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Bush Vows $900 Million for Pakistan

Aid: Funds will help pay for lost trade, cost of refugees as regime faces growing dissent and economic hardship stemming from U.S. actions in Afghanistan.


UNITED NATIONS — In their first meeting, President Bush promised Pakistani President Gen. Pervez Musharraf a massive new aid package of about $900 million Saturday to help bolster his nation's military regime as it faces growing public dissent and economic hardships because of the U.S.-led war in neighboring Afghanistan.

Bush said that Pakistan had come to America's assistance in its "hour of need" after the Sept. 11 attacks on New York and the Pentagon.

Musharraf has "shown even greater courage and vision and leadership in the weeks since," Bush said at a joint news conference held in the middle of their evening talks.

The funds, which will total more than $1 billion with other funds already in the pipeline, are a reward for Pakistan's support for the new war against terrorism. The United States will also back debt relief in the hundreds of millions to help alleviate Pakistan's $38-billion foreign debt, U.S. officials said.

"Pakistan's efforts against terror are benefiting the entire world and linking Pakistan more closely with the world. The United States wants to build these linkages," Bush said.

Economic assistance is critical for Pakistan, which claims the war in Afghanistan will cost it at least $2.5 billion in lost trade, commerce and tourism and from the cost of dealing with hundreds of thousands of Afghan refugees.

The financial package for Pakistan will cover poverty alleviation, humanitarian aid for refugees, border security and anti-terrorism efforts as well as support for development aid coordinated with U.S. agencies, the International Monetary Fund and the group of more than a dozen industrialized nations known as the Paris Club.

Bush also indicated that the United States might play a more active role in resolving the status of disputed Kashmir, the predominantly Muslim territory now mostly controlled by Hindu-dominated India. The issue has been the most volatile source of tension between Pakistan and India.

Delivery of F-16s Not an Option

"My country will do what we can to bring the parties together, to have good, meaningful discussions on the subject so that we can come up with a solution," Bush said.

But the Bush administration will not accede to Pakistan's request for delivery of 28 F-16s paid for in the 1980s but never delivered because the country developed nuclear weapons. "It's not even under consideration," a senior administration official said Saturday.

Musharraf heralded the aid announcement as the dawn of a new relationship and said he was pleased that the United States will help in the maximum possible way to deal with the fallout of the conflict.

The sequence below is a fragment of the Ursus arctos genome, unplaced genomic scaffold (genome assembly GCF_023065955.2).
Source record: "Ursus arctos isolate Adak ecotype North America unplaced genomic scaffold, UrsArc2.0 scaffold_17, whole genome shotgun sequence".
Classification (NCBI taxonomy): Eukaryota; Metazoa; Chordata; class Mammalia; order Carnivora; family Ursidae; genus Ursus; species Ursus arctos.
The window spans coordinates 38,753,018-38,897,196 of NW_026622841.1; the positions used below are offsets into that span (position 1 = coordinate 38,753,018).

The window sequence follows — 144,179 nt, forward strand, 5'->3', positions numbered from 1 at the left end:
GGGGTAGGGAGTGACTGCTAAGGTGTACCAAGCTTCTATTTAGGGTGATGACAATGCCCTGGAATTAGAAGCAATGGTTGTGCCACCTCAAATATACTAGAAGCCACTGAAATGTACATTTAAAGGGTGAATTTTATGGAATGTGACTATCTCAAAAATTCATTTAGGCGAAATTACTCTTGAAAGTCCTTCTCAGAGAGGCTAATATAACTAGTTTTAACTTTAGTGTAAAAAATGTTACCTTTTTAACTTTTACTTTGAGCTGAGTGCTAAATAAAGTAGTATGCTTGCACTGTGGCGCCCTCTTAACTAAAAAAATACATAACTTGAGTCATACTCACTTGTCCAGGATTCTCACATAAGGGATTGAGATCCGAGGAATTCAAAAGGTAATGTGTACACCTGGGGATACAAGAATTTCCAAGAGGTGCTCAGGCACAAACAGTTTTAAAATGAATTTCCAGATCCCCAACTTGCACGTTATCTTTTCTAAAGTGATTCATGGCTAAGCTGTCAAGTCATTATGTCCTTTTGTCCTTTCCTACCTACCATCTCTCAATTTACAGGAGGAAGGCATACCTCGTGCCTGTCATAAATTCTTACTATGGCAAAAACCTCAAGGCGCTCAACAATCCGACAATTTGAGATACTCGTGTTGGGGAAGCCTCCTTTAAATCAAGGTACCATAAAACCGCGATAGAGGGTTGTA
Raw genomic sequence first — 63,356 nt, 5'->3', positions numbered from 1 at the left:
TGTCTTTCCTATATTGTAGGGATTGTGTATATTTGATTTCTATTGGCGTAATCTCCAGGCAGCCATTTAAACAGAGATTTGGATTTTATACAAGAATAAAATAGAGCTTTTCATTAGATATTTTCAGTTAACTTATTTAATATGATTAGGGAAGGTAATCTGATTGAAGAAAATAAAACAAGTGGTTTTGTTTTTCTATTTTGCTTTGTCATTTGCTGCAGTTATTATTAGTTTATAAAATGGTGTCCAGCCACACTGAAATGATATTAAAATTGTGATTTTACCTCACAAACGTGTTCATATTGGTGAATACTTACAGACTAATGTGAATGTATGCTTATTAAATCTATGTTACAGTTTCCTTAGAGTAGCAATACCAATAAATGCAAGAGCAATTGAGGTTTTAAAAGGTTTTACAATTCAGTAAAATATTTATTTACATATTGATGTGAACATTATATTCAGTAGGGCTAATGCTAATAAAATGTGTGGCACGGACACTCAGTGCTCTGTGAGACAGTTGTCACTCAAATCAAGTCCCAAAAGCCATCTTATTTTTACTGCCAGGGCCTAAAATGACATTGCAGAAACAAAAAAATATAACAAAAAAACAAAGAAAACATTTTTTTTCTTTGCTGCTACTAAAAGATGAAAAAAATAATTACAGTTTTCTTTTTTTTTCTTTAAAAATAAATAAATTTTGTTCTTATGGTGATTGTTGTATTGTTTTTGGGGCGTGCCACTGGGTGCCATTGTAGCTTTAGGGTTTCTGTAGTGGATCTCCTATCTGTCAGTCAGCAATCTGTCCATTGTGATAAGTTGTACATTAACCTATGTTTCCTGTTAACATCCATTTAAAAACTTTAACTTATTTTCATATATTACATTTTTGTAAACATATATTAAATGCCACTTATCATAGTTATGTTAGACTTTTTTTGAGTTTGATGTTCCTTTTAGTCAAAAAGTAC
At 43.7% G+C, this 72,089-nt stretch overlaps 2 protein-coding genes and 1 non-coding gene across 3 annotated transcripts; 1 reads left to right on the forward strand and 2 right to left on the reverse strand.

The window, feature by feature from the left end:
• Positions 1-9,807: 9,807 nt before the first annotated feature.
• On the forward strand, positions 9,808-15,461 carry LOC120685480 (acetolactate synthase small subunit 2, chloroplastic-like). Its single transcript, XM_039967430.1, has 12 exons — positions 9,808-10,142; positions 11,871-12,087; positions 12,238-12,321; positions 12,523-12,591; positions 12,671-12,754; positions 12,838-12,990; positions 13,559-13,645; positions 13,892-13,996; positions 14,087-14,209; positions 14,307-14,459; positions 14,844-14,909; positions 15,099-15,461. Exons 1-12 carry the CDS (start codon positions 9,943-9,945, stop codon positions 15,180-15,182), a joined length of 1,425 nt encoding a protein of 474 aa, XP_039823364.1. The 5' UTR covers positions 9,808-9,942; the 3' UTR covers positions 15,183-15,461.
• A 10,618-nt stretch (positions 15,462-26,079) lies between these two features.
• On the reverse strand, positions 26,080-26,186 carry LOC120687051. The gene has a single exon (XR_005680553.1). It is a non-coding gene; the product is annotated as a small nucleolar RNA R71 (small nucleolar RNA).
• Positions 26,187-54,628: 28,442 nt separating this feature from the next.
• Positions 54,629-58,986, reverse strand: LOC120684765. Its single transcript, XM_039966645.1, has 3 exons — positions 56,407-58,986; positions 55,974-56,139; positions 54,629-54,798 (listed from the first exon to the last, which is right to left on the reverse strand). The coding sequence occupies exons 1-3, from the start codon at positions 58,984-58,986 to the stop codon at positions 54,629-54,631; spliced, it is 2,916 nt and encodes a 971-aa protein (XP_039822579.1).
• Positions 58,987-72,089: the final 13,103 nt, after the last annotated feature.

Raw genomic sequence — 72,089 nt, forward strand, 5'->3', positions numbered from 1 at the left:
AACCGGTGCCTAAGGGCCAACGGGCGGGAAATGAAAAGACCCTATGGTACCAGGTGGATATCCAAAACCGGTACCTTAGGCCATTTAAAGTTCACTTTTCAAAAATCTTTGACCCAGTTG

The Pakistani leader said he hoped that the new U.S. involvement signaled "a very sustainable and long-standing, futuristic relationship."

Just hours earlier, Musharraf, in a pointed but unspoken rebuke to the United States, had appealed that Pakistan not be abandoned as it was after the 1989 Soviet withdrawal from Afghanistan.

"The people of Pakistan still suffer from the sense of abandonment after the Soviet withdrawal. Pakistan hopes the mistakes of the past will not be forgotten," he said in his debut at the U.N. General Assembly.

In terms of war strategy, Bush and Musharraf also revealed at their news conference that they had developed a common view that, to avoid reprisals and atrocities, the opposition Northern Alliance should not be allowed to occupy Kabul, the Afghan capital.

The United States believes that it can accomplish its objectives without the opposition movement's conquering the capital. The alliance is made up of ethnic minorities, while Kabul has been a melting pot of the dominant ethnic Pushtuns and minorities.

"We will encourage our friends to head south, across the Shomali plains, but not into the city of Kabul itself," Bush said.

Musharraf warned that allowing the Northern Alliance entry into the capital would produce the same kind of "atrocities, killings and mayhem" that destroyed half the city when various factions in the Northern Alliance fought among themselves after the Soviet withdrawal in 1989.

In the background of the U.N. opening session, the United States, Russia, Pakistan and Afghanistan's five other neighbors have begun scrambling to try to find a political formula for post-Taliban rule. On Saturday, the eight countries held the first of two meetings over three days to deal with what has become a critical issue now that the opposition has begun conquering Taliban-controlled territory.

In a brief statement afterward issued on behalf of this so-called Six-Plus-Two group, U.N. envoy Lakhdar Brahimi confirmed that Afghan opposition forces had seized control of the city of Mazar-i-Sharif. He said the group "welcomed" reports that the opposition had declared a general amnesty there and urged them to allow international aid workers back into the area.

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